President BidenJoe BidenPelosi sets Thursday vote on bipartisan infrastructure bill Pressure grows to cut diplomatic red tape for Afghans left behind President Biden is making the world a more dangerous place MORE projected confidence on Tuesday that he’ll accomplish his climate goals amid questions over whether Democrats will be able to get their spending bill across the finish line.
“We’ve set a goal and the goal is achievable and I promise you, I promise you, it’s going to create great economic growth, reduce inflation, and put people in a place where those beautiful children in the back are never going to have worry about what we’re worrying about right now,” the president said during remarks in Arvada, Colo., on Tuesday.
“Remember, there’s not a damn thing we’re unable to do when we come together,” he added.
Biden’s remarks promoting his Build Back Better agenda come as Democrats are focused on passing the spending package without Republicans through budget reconciliation and moderates like Sen. Joe ManchinJoe ManchinPelosi sets Thursday vote on bipartisan infrastructure bill Budget impasses mark a critical turning point in Biden's presidency Democrats urge Biden to go all in with agenda in limbo MORE (D-W.Va.) are raising concerns about it.
Manchin has indicated that he won’t support the current $3.5 trillion proposal and also expressed opposition to a key program aimed at reducing emissions from the electric sector.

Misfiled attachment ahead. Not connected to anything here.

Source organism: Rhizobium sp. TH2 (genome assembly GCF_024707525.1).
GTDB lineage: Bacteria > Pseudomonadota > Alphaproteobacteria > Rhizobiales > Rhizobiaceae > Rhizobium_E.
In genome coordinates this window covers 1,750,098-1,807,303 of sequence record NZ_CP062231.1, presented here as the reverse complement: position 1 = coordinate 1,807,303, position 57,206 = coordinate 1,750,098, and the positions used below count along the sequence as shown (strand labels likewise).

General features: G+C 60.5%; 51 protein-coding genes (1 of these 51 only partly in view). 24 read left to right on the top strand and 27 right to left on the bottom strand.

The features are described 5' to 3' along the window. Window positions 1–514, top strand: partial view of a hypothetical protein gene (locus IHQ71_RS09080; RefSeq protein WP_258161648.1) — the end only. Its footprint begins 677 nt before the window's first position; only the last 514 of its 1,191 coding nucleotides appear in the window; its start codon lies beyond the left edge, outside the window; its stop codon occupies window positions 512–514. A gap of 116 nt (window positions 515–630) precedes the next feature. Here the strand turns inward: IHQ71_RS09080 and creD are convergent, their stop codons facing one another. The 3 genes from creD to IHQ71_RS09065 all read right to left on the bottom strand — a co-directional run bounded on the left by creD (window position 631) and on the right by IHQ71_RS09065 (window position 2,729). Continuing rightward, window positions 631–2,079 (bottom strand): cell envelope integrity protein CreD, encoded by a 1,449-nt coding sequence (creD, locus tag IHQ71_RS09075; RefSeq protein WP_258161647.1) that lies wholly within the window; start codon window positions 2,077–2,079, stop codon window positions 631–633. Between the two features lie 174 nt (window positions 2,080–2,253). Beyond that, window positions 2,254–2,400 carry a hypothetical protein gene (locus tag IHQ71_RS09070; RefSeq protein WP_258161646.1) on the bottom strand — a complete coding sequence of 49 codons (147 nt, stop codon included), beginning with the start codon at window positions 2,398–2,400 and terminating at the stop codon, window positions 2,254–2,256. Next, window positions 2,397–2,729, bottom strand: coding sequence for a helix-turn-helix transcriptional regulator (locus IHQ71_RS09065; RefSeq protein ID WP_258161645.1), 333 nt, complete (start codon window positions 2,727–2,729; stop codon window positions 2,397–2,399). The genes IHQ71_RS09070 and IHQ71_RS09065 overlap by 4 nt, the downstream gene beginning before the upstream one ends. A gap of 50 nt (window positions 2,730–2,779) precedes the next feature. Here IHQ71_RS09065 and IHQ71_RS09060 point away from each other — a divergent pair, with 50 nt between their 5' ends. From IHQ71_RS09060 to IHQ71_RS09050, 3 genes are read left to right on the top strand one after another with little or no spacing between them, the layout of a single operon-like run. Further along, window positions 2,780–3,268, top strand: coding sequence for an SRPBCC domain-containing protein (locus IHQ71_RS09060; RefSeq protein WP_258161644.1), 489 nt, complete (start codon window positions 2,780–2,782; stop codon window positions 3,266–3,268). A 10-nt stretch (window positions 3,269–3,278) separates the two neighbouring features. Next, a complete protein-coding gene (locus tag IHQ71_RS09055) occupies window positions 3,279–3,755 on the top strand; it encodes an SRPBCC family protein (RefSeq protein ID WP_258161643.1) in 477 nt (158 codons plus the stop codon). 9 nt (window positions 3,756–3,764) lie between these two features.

The president on Tuesday emphasized that the push is coming amid serious climate-related disasters including fires out West and recent flooding in the Northeast.
“In the end, it’s not about red states or blue states. A drought or a fire doesn’t see a property line. It doesn’t give a damn for which party you belong to. Disasters aren’t going to stop, that’s the nature of the climate threat but we know, we know what we have to do. We just need to summon the courage and the creativity to do it,” Biden said.
He surveyed wildfire damage in Mather, Calif., on Monday and ended a three-state swing through Idaho, California, and Colorado at the National Renewable Energy Laboratory Flatirons Campus in Arvada.
The United Nations issued a report last month, which predicted that climate change will be seen increasingly in heat waves, more frequent and intense precipitation and droughts.
“We have to pick up the pace,” Biden said. “When I rejoined the Paris Climate Accord after we had been pulled out of it, goals set when our last administration, the Obama-Biden administration, when that was set...we had more time. We don’t have the time now. The goals are different because the necessity is there,” he said.
He noted that nearly one in three American communities have been faced with weather disasters in the past few months.
“Extreme weather we’re seeing is only going to come more frequently and with more veracity. We’re blinking code red as a nation, we really are,” he said.
“We have to make the investments that are going to slow our contributions to climate change today, not tomorrow,” Biden added.
He also took a shot at his predecessor, former President TrumpDonald TrumpCheney says a lot of GOP lawmakers have privately encouraged her fight against Trump Republicans criticizing Afghan refugees face risks DeVos says 'principles have been overtaken by personalities' in GOP MORE, who has infamously called climate change a hoax and baselessly claimed that windmills cause cancer.
“We know what’s causing climate change: human activity. This is no longer subject to debate, and I might add — windmills do not cause cancer,” he said.